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With Respect to a Normal Subgroup |
The conceptual definitions of mathematical groups and subgroups involve no intellectual surprises. The notion of a factor or quotient group is a different matter. The factor group of a group G with respect to a special subgroup N, called a normal subgroup, can best be thought of a partition of the group G into classes over which a group operation can be unambiguously defined.
To explain these concepts it is best to start with the concept of cosets which are defined for any subgroup. Let H be a subgroup of G. The left coset of H for any element x of G is the set xH = {xh: h∈H }. Likewise the right coset of H for any element y of G is the set Hy = {hy: h∈H }. At this point it is convenient to deal with just the left cosets but the same things apply for right cosets.
One interesting thing about cosets is that they partition the set G into mutually exclusive subsets.
Proof: Consider two left cosets xH and yH. Suppose xH and yH have a common element z. This means that there exists h_{1} and h_{2} belonging to H such that z=xh_{1} and z=yh_{2}. Thus xh_{1}=yh_{2} and hence y = xh_{1}h_{2}^{-1}. Now let w be any element of yH. The there exists h_{3} such that w=yh_{3}. But this implies that w=(xh_{1}h_{2}^{-1})h_{3}=x(h_{1}h_{2}^{-1}h_{3}). Since h_{1}h_{2}^{-1}h_{3} necessarily belongs to H w must belong to xH. Thus yH ⊆ xH. Likewise a similar argument demonstrates that xH ⊆ yH so xH=yH.
There are two basic results for use later.
Proof: Suppose that both a and a' belong to xH. Then there exist h_{1} and h_{2} belonging to H such that a=xh_{1} and a'=xh_{2}. Since a=xh_{1}, x=ah_{1}^{-1} so a'=(ah_{1}^{-1})h_{2}=a(h_{1}^{-1}h_{2}). Thus a'=ah where h=h_{1}^{-1}h_{2}.
Proof: Since a'=ah this means a'∈aH. Since a∈aH then a and a' are in the same left coset; i.e., aH.
The same results applies to right cosets.
Normal subgroups are subgroups for which the partition of G is the same for right cosets as for left cosets. In other words, each left coset is also a right coset and vice versa.
Proof: Let a be any element of G. Then the left coset aN is also a right coset which means there exists an element of b such that aN=Nb. Since a belongs to aN it also belongs to Nb. But a also belongs to Na since the identity is an element of N. Therefore a is a common element of Na and Nb. By Lemma 0 this means Na=Nb. But is Na=Nb then Na=aN. So for any element a of G, aN=Na.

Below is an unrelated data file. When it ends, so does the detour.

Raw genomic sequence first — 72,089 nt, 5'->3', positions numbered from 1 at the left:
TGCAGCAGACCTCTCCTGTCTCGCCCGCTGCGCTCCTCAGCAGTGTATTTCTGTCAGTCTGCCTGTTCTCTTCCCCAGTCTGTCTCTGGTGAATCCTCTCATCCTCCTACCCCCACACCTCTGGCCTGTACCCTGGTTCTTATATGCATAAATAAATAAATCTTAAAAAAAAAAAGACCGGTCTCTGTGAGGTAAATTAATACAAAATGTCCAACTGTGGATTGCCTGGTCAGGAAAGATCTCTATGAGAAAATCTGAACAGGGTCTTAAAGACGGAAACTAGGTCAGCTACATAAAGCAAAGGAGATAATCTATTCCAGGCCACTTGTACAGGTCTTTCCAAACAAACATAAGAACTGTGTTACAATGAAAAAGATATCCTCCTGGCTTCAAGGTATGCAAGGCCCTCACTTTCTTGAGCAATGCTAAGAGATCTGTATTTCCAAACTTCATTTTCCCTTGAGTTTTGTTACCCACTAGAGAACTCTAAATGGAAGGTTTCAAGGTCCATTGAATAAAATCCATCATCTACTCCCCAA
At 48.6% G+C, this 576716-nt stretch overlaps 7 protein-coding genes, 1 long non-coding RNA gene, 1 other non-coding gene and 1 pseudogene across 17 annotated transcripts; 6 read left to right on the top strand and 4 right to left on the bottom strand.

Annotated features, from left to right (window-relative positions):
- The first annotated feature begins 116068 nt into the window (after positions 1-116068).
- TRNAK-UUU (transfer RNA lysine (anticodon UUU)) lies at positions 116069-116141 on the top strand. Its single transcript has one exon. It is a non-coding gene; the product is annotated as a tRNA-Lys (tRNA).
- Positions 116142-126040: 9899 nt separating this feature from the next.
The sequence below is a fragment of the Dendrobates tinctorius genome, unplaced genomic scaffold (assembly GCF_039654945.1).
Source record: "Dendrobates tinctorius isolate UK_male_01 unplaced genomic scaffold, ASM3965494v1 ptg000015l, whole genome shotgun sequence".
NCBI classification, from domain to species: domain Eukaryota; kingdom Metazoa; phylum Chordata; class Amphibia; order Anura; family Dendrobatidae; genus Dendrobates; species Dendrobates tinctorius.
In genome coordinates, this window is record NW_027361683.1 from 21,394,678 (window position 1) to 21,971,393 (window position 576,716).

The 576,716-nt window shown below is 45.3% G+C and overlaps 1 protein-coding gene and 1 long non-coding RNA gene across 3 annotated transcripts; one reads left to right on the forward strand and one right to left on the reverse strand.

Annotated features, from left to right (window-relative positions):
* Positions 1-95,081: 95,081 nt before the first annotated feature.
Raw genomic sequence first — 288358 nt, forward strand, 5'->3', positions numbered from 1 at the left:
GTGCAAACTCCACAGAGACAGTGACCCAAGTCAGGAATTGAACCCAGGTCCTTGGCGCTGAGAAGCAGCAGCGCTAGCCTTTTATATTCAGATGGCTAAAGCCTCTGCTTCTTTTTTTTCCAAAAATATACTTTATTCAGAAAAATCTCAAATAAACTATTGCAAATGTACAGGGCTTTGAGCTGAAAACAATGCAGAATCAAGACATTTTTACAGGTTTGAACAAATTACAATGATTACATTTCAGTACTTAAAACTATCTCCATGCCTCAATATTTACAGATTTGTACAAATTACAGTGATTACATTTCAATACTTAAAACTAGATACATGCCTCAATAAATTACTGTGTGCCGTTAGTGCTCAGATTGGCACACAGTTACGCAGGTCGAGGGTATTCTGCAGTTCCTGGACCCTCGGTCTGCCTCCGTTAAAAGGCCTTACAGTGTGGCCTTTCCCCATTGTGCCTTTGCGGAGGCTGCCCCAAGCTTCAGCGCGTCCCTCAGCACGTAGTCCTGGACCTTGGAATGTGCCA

Proof: aN=Na means that for any n_{1} there exists n_{2} such that an_{1}=n_{2}a. Thus an_{1}a^{-1}=n_{2}; i.e., an_{1}a^{-1}=n_{2} ∈ N. This means that aN_{1}a^{-1} ⊆ Likewise for any n choose n_{3} to be a^{-1}na so an_{3}a^{-1}= a(a^{-1}na)a^{-1} is n and hence n belongs to aNa^{-1} and thus N ⊆ aNa^{-1}. This means aNa^{-1}=N.
For a normal subgroup a group operation can be defined on the cosets. For any two cosets A and B the group product of A with B is defined as the coset of the group product of ab where a is any element of A and b is any element of B. The crucial matter here is proving that no matter which representatives of A and B are chosen the coset of the product is the same.
Let A and B be any two cosets of N and a and b elements of A and B, respectively. Therefore A=Na and B=bN. Let C be the coset of c=ab. Now consider a' and b' be any other elements of aN and bN besides a and b. It must be shown that the coset of a'b' is the same as the coset of ab. From Lemma 1 there must exist h_{a} and _{b} such that a'=h_{a}a and b'=bh_{b}. Therefore a'b' = h_{a}abh_{b} and consequently a'b'h_{b}^{-1}=h_{a}ab. This means that a'b'h_{b}^{-1} belongs to the same coset as ab. But a'b'h_{b}^{-1} belongs to the same coset as a'b' so a'b' belongs to the same coset as ab. Therefore choosing any other representive of the cosets A and B defines the same group product for the cosets.
It remains to be established that the product operation defined above is in fact a group operation. The group identity for the cosets is the normal subgroup N, which is the coset of the identity element e of N. Thus the identity element e can be chosen as the representive of the coset N. The inverse for the coset aN is the coset of a^{-1}. There is associativity of the group operation for the cosets because of the associativity of the group operation for G; i.e., (aNbN)cN = aN(bNcN) because (ab)c=a(bc).
Thus the following theorem has been established:
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